The Purpose Can Change, But The RKC Principles Remain

by Aaron Pierson on January 21, 2015

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Aaron Pierson RKC running

RKC Team Leader, Aaron Pierson running the Bear Chase 50. Photo by the Running Guru

What does the RKC mean to you in 2015? For me it’s a new chapter. A new year is often followed by new goals. Looking ahead to 2015 I have set some pretty lofty goals which will redefine what the RKC means to me. When I was first introduced to the RKC in 2009 I was misguided into believing that strength was the only thing that matters. I was told the only way to get stronger was to stop running. At the time I was running 60-80 miles a week and looking to pass the RKC weekend. I was extremely fit but struggled to meet the strength requirements necessary. When I was told running was the one thing holding me back, I took it to heart. I eliminated the one thing I knew I could do well and began to focus solely on getting strong.  In 6 months I went from 153 pounds at my HKC to 163 pounds at my RKC and I got strong.

The next couple years following my RKC, I continued to focus on strength.  The desire to run still existed but was held back by the idea that running was bad. I went on to compete in two power lifting meets in 2013. By January of 2014 I decided it was time for a change. Focusing strictly on strength had left me tight and “out of shape”. I was heavier than I had been in years and felt terrible. Running was back on the table.

In August of 2014 I competed in my first 50 mile ultra marathon. Running has always come naturally to me and I am good at it. It was an easy decision, by that point, when it came to spending an hour in the gym or 2 hours running the mountain trails of Colorado. I was finally finding my true self again.

No matter what goal I chose to go after, the RKC was with me the entire time. From power lifting to ultra running the skills we teach at the RKC have a place. I have big plans to compete in more ultra’s, including the Leadville 100 (provided I get in) this year. Although strength will not be the primary focus of 2015, strength training will still play a major role. Without it the risk of injury increases.

The first kettlebell skills we teach during the RKC weekend are the deadlift and swing. They are probably the most important set of skills we learn. The deadlift teaches the basic hinge pattern, builds strength and grooves our swing. The kettlebell swing builds general conditioning and is the foundation for everything we do.

The purpose behind each skill may have changed but the RKC principles remain. Now, instead of using the two leg deadlift to build raw strength, the single leg deadlift is used to improve stability and reduce the injury risk. When running 80 to 100 miles a week, swings for general conditioning are no longer necessary. Instead the swing is used maintain a strong back and CORE which is essential for running ultras.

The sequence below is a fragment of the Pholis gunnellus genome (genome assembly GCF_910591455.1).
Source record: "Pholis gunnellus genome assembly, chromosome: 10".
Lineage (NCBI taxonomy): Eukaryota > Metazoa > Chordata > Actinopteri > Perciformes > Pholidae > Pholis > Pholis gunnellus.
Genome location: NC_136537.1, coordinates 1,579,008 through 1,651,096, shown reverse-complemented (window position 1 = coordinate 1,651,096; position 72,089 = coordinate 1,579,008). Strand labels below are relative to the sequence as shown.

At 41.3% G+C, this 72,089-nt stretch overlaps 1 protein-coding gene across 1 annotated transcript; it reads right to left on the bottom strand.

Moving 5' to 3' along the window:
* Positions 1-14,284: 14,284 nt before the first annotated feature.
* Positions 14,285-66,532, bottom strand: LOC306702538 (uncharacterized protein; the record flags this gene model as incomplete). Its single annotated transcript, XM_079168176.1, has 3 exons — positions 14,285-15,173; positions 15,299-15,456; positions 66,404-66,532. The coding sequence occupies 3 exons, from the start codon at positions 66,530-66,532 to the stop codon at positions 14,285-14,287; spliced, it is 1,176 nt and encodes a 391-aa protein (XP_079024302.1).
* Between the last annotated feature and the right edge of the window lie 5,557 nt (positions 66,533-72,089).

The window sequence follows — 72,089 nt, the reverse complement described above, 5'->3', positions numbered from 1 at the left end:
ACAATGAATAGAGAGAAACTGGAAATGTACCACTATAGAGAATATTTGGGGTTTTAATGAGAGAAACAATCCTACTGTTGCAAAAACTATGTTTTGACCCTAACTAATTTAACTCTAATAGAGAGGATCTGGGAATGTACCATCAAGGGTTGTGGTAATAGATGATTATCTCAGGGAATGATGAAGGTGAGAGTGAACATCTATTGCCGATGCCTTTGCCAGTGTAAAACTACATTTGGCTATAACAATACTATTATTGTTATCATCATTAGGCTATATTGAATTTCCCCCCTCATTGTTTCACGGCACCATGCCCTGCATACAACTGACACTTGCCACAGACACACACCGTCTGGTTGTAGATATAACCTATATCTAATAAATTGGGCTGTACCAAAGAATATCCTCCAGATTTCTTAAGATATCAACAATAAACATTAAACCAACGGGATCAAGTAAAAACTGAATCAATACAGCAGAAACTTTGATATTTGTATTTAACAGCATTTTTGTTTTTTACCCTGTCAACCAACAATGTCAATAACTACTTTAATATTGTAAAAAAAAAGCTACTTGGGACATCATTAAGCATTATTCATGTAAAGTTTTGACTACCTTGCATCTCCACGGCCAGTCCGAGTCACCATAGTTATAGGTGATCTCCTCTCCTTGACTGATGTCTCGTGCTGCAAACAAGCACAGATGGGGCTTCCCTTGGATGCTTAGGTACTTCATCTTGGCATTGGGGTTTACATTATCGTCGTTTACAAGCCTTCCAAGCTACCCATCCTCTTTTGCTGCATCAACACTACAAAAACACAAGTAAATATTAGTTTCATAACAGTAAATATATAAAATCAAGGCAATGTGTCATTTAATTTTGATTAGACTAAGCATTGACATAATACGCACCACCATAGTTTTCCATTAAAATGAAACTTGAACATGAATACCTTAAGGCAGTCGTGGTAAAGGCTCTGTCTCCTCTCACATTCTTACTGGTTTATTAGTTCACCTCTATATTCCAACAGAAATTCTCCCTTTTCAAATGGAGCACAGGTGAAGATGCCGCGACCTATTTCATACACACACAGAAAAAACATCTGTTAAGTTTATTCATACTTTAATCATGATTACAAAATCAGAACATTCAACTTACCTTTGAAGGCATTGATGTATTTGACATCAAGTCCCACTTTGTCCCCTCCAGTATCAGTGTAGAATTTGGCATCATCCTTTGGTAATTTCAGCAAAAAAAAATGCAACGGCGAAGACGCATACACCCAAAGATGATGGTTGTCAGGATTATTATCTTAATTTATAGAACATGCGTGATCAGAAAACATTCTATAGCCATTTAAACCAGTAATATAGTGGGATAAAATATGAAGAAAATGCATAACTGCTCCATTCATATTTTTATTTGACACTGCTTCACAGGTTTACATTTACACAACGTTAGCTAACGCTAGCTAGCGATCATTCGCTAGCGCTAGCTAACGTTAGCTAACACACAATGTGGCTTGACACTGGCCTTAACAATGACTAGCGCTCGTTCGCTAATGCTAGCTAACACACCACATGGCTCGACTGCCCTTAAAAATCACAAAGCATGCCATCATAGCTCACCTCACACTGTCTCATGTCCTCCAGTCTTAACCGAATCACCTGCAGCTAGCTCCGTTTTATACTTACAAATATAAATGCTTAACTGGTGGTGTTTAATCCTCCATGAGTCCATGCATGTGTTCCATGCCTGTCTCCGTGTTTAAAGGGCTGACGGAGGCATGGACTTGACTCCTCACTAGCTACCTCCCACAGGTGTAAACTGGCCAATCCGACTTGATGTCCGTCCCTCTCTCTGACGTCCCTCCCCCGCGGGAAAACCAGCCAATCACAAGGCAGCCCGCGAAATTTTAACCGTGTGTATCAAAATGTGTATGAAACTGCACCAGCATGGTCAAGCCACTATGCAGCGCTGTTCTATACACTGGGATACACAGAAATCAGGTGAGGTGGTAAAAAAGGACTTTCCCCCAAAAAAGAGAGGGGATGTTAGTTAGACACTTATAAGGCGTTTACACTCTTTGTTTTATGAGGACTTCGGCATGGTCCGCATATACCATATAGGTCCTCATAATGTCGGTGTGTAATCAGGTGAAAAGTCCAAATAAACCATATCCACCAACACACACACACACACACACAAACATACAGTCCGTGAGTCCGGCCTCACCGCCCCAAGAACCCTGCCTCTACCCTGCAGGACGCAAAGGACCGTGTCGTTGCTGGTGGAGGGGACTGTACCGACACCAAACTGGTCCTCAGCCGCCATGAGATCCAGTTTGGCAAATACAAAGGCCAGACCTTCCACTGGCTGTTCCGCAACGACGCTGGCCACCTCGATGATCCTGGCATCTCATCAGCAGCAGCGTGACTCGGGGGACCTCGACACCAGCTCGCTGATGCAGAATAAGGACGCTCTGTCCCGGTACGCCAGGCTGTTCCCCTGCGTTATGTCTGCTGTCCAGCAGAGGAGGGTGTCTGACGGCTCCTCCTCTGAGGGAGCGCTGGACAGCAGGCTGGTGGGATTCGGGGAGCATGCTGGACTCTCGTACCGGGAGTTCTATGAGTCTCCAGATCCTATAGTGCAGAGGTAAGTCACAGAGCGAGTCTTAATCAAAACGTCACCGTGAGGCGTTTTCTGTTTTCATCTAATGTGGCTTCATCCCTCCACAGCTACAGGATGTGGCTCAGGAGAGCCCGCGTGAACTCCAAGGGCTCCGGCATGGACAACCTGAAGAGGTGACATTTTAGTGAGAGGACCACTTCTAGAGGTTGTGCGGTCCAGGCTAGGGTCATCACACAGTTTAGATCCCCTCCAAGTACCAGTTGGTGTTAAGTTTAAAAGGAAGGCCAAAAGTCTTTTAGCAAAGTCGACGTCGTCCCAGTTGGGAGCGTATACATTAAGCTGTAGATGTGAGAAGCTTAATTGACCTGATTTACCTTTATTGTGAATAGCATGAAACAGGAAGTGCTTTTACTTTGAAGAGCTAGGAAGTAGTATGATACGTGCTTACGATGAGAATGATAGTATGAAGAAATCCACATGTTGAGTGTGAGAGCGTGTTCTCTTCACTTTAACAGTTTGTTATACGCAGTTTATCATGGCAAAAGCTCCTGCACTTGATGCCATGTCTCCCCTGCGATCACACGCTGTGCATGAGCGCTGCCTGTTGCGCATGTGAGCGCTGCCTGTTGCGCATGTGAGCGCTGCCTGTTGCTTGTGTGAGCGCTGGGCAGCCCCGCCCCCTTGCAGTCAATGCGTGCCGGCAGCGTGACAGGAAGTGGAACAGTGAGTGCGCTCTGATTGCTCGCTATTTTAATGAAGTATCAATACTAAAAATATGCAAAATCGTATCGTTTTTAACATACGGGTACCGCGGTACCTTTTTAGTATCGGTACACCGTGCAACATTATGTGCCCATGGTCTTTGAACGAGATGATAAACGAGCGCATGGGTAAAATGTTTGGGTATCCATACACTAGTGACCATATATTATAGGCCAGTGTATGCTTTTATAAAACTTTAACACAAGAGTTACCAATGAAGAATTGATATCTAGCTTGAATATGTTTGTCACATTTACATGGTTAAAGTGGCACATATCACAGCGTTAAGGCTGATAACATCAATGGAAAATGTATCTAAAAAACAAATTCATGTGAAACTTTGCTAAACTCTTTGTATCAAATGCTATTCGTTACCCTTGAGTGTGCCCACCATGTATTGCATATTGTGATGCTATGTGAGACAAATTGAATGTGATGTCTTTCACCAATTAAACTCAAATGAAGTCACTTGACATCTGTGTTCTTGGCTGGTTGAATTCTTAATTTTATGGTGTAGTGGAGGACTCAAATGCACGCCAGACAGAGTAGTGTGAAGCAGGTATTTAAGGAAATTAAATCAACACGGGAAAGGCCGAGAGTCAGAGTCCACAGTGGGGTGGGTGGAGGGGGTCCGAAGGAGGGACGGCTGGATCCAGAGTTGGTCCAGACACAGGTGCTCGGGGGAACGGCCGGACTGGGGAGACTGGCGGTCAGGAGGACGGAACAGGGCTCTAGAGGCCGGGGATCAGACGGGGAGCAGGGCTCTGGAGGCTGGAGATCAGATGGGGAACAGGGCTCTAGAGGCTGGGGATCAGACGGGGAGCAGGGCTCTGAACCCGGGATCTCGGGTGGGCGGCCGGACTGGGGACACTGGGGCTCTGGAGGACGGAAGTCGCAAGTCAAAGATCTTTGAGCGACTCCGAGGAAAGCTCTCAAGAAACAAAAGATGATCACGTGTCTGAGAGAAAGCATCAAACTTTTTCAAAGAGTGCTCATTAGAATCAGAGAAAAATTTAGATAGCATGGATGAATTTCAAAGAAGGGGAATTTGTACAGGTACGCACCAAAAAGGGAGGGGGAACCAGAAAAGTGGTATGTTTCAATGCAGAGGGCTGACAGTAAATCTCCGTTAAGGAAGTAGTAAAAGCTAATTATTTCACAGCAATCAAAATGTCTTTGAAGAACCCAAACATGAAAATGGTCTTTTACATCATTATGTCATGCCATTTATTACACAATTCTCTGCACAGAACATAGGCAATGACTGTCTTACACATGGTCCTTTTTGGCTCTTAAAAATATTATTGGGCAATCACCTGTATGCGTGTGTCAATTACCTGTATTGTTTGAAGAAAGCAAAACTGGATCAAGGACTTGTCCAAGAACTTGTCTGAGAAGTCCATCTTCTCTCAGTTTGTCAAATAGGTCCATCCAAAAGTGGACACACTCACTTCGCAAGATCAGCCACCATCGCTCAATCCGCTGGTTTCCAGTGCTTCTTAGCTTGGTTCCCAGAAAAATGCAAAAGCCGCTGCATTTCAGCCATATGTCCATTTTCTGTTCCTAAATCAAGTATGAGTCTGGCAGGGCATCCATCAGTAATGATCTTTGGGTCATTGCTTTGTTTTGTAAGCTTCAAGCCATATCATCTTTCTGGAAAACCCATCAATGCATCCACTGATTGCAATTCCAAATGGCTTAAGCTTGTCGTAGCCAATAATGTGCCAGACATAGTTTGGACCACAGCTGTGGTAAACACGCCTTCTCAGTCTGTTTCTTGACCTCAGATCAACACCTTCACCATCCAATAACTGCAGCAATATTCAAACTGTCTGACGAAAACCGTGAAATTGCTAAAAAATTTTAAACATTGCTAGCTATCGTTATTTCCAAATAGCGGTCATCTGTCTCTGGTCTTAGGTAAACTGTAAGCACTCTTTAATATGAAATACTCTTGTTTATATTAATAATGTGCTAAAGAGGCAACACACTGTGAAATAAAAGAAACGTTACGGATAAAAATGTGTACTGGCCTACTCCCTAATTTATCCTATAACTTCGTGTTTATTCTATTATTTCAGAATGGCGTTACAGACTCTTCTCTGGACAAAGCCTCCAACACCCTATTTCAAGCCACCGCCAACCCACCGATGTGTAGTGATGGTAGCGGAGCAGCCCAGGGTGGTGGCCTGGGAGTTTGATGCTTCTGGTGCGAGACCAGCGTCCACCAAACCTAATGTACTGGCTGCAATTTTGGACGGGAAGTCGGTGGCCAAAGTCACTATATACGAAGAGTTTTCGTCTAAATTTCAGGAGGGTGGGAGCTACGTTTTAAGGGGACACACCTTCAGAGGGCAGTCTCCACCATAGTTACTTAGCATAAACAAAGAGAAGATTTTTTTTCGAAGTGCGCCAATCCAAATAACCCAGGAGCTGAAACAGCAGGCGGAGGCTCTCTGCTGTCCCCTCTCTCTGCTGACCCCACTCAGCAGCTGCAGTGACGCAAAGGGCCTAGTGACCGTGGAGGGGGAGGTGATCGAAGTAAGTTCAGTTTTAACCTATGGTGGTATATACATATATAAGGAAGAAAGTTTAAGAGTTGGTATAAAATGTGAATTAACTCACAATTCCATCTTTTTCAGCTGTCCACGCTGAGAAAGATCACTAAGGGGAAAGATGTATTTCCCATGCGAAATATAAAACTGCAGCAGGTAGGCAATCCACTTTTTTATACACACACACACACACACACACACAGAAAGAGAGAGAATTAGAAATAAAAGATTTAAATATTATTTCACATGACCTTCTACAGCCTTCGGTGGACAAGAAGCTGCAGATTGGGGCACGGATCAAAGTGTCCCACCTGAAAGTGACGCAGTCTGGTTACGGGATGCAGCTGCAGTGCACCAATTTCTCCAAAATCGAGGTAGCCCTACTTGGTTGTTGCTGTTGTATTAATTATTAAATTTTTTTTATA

The RKC is a “School of Strength”. We teach strength as a skill which anybody can learn. This does not mean we are a “School of Strength Alone”. Being strong is not always about moving more weight. It’s being strong enough to perform the task at hand. The RKC provides the skill and the tools to be strong. It’s up to you to choose your path and determine what being strong means. So, I ask once again. What does the RKC mean to you in 2015?

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About Aaron Pierson RKC Team Leader: Aaron has been apart of the RKC since 2010. He currently works full time as an EMT and owns Fundamental Strength in Fort Collins, Colorado. He can be reached at aaron@fundamentalstrengthllc.com or by visiting www.fundamentalstrengthllc.com

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  • Great post Aaron. Balance is the key. Too much focus on one area, leaves others abandoned.

  • Frank Delventhal

    For me I love Kettlebell training – I love the feeling of a good movement. Though I am also a big fan of progressive calisthenics. 🙂 so I combine these two in my daily routines … and a bit of yoga early in the morning to remove the sleep and stiffness from my bones. 🙂 Running is not so much a part of me, but for me RKC means to get stronger without endangering my health – so quality of movement is the top priority. As I want to learn new skills in Calisthenics, I want to master the movements Swing and Turkish Get up better. So it gets more a Zen-Thing than mere workout.
    RKC is for me also a great tool / knowledge base to help others to increase their power and for a lot of people out there to regain the ability to move properly and healthy. If I can help someone to improve himself, that makes me feel good about that what I am doing.

  • eric

    I’m so sorry that I can not buy the video’s of RKC we do not have a creditcard or paypall here, Is there an other possibility like a money order to an account of RKC?

  • Beth Andrews Rkc

    Great post Aaron! Same story here. Started chasing strength, lost movement. Now I’m getting back to me. As u stated, “my true self.” there is a balance that we all have to find.:)

    • Aaron Pierson

      Thank you Beth! It’s great to be back doing what I love, only this time with even more direction.

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